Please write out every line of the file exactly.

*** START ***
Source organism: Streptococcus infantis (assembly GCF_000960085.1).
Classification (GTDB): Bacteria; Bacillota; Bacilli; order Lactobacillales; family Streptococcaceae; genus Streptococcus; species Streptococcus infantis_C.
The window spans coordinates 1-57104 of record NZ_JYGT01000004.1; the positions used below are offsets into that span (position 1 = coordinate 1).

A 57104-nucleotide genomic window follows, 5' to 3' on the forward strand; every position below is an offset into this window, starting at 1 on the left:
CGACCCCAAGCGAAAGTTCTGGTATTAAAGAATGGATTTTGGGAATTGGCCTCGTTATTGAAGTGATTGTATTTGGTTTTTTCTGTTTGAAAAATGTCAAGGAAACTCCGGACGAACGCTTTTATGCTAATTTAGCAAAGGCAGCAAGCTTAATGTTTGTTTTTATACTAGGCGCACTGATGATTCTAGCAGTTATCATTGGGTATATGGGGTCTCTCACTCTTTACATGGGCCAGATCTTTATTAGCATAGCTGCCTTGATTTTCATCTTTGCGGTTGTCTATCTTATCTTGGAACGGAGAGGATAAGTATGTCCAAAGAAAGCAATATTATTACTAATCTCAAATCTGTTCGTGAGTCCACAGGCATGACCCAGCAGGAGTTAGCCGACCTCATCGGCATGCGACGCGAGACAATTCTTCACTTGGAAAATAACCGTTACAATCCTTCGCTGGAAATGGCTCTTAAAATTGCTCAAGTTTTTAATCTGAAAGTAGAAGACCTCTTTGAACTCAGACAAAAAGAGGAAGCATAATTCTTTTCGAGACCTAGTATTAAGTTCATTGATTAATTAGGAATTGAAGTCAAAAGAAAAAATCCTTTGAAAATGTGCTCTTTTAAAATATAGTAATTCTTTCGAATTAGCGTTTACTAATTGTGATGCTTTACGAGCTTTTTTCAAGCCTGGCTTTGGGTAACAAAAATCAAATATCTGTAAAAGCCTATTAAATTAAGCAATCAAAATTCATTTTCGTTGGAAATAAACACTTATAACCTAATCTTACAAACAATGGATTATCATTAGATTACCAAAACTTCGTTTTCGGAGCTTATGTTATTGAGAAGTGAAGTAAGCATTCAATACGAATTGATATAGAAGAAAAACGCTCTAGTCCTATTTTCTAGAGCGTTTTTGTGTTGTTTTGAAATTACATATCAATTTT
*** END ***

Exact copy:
Source organism: Streptococcus infantis (assembly GCF_000960085.1).
Classification (GTDB): Bacteria; Bacillota; Bacilli; order Lactobacillales; family Streptococcaceae; genus Streptococcus; species Streptococcus infantis_C.
The window spans coordinates 1-57104 of record NZ_JYGT01000004.1; the positions used below are offsets into that span (position 1 = coordinate 1).

A 57104-nucleotide genomic window follows, 5' to 3' on the forward strand; every position below is an offset into this window, starting at 1 on the left:
CGACCCCAAGCGAAAGTTCTGGTATTAAAGAATGGATTTTGGGAATTGGCCTCGTTATTGAAGTGATTGTATTTGGTTTTTTCTGTTTGAAAAATGTCAAGGAAACTCCGGACGAACGCTTTTATGCTAATTTAGCAAAGGCAGCAAGCTTAATGTTTGTTTTTATACTAGGCGCACTGATGATTCTAGCAGTTATCATTGGGTATATGGGGTCTCTCACTCTTTACATGGGCCAGATCTTTATTAGCATAGCTGCCTTGATTTTCATCTTTGCGGTTGTCTATCTTATCTTGGAACGGAGAGGATAAGTATGTCCAAAGAAAGCAATATTATTACTAATCTCAAATCTGTTCGTGAGTCCACAGGCATGACCCAGCAGGAGTTAGCCGACCTCATCGGCATGCGACGCGAGACAATTCTTCACTTGGAAAATAACCGTTACAATCCTTCGCTGGAAATGGCTCTTAAAATTGCTCAAGTTTTTAATCTGAAAGTAGAAGACCTCTTTGAACTCAGACAAAAAGAGGAAGCATAATTCTTTTCGAGACCTAGTATTAAGTTCATTGATTAATTAGGAATTGAAGTCAAAAGAAAAAATCCTTTGAAAATGTGCTCTTTTAAAATATAGTAATTCTTTCGAATTAGCGTTTACTAATTGTGATGCTTTACGAGCTTTTTTCAAGCCTGGCTTTGGGTAACAAAAATCAAATATCTGTAAAAGCCTATTAAATTAAGCAATCAAAATTCATTTTCGTTGGAAATAAACACTTATAACCTAATCTTACAAACAATGGATTATCATTAGATTACCAAAACTTCGTTTTCGGAGCTTATGTTATTGAGAAGTGAAGTAAGCATTCAATACGAATTGATATAGAAGAAAAACGCTCTAGTCCTATTTTCTAGAGCGTTTTTGTGTTGTTTTGAAATTACATATCAATTTT